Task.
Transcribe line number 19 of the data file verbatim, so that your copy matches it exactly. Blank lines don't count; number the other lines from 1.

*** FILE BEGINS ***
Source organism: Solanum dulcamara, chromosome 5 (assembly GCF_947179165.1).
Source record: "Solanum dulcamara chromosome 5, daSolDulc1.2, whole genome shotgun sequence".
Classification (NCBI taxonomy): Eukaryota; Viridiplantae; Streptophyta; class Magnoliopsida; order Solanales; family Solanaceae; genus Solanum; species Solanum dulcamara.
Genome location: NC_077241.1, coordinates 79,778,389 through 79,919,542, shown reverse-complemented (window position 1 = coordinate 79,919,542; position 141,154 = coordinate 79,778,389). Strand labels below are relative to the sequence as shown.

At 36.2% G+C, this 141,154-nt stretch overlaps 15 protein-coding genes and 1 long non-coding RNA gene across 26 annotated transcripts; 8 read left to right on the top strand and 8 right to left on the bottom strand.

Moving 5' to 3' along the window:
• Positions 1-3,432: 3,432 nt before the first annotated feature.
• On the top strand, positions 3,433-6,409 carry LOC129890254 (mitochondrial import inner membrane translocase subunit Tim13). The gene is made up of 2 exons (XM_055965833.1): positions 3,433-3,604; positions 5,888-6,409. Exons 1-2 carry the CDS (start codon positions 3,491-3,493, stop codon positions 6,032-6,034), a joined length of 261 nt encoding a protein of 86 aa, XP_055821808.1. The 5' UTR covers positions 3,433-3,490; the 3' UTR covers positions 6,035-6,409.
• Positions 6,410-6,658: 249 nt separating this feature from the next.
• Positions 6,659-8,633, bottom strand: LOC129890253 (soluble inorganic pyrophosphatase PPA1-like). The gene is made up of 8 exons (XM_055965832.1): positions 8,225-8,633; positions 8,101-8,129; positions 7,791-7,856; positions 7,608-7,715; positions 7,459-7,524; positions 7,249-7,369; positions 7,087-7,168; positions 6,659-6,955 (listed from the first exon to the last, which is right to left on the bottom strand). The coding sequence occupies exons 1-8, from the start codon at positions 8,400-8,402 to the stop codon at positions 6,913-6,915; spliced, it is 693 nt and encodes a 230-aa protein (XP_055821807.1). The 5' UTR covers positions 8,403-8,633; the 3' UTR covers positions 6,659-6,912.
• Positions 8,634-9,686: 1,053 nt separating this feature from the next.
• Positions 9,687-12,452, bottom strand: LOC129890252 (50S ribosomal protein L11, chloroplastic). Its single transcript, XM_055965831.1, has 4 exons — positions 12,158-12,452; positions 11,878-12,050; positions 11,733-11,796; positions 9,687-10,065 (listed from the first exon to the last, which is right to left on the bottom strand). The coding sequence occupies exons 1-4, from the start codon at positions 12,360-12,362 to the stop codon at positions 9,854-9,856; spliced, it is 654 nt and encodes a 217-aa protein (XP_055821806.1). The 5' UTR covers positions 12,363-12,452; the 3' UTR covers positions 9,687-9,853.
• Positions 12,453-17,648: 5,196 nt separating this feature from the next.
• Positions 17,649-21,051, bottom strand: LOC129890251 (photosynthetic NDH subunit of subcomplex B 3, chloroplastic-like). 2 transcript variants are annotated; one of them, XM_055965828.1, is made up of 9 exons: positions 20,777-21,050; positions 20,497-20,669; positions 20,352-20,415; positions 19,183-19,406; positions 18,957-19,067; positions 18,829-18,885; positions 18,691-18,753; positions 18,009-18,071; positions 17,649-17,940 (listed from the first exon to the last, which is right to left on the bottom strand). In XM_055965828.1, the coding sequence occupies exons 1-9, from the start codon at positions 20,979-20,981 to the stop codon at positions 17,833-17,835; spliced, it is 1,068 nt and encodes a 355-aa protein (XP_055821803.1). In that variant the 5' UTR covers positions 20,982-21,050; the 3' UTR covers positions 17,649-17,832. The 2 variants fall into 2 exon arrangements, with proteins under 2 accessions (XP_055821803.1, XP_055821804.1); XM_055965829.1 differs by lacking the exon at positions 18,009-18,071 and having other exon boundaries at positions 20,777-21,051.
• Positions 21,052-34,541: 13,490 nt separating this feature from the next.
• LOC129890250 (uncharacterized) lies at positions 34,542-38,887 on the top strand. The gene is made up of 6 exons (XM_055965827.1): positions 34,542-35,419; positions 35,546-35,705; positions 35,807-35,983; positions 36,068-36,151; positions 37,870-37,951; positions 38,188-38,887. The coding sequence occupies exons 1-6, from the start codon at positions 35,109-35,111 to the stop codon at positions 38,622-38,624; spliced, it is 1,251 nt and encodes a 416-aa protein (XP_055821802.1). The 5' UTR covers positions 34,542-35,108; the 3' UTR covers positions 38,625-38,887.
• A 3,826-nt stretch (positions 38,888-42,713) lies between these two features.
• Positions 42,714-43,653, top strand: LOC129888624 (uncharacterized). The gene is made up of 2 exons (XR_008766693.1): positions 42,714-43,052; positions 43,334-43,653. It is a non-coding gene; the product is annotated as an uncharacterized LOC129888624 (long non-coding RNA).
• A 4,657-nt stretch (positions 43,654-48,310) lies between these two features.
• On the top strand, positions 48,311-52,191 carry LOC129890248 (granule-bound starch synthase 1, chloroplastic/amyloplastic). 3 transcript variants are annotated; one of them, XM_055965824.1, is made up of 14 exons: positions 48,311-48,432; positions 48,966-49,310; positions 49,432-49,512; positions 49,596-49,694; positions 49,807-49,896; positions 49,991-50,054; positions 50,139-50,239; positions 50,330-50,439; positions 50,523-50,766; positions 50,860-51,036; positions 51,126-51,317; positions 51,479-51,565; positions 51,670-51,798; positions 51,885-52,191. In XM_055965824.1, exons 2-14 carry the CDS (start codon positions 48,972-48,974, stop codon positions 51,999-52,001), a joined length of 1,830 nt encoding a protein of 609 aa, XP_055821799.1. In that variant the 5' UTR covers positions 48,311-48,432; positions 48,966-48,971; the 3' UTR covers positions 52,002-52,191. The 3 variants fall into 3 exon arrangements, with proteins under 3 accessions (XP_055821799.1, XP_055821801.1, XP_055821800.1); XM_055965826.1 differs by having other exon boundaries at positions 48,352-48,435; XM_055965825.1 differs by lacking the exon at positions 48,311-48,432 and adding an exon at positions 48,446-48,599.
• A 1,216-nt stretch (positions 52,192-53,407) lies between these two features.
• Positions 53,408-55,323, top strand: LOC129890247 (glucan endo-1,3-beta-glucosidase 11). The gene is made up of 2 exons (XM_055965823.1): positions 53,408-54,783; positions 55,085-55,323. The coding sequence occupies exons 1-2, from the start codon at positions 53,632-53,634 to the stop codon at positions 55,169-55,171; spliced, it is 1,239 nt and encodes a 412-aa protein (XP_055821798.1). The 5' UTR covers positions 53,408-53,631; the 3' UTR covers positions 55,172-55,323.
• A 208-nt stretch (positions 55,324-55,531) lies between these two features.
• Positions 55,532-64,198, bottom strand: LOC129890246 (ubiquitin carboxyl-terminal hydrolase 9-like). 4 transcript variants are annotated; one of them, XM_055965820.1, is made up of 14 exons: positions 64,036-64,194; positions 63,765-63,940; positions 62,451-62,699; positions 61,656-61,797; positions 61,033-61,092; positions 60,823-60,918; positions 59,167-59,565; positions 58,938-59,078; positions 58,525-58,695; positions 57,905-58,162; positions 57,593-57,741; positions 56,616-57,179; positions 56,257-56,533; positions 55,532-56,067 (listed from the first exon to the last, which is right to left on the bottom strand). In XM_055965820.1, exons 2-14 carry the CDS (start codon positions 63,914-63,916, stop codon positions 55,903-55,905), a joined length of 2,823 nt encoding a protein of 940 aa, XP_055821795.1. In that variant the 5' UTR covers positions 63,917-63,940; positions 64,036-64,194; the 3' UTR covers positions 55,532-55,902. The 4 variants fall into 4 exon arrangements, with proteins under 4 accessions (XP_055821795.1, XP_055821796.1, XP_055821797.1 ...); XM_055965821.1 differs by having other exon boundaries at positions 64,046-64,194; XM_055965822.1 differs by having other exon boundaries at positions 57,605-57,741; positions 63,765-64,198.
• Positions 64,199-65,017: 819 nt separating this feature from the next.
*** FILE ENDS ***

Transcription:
• A 4,657-nt stretch (positions 43,654-48,310) lies between these two features.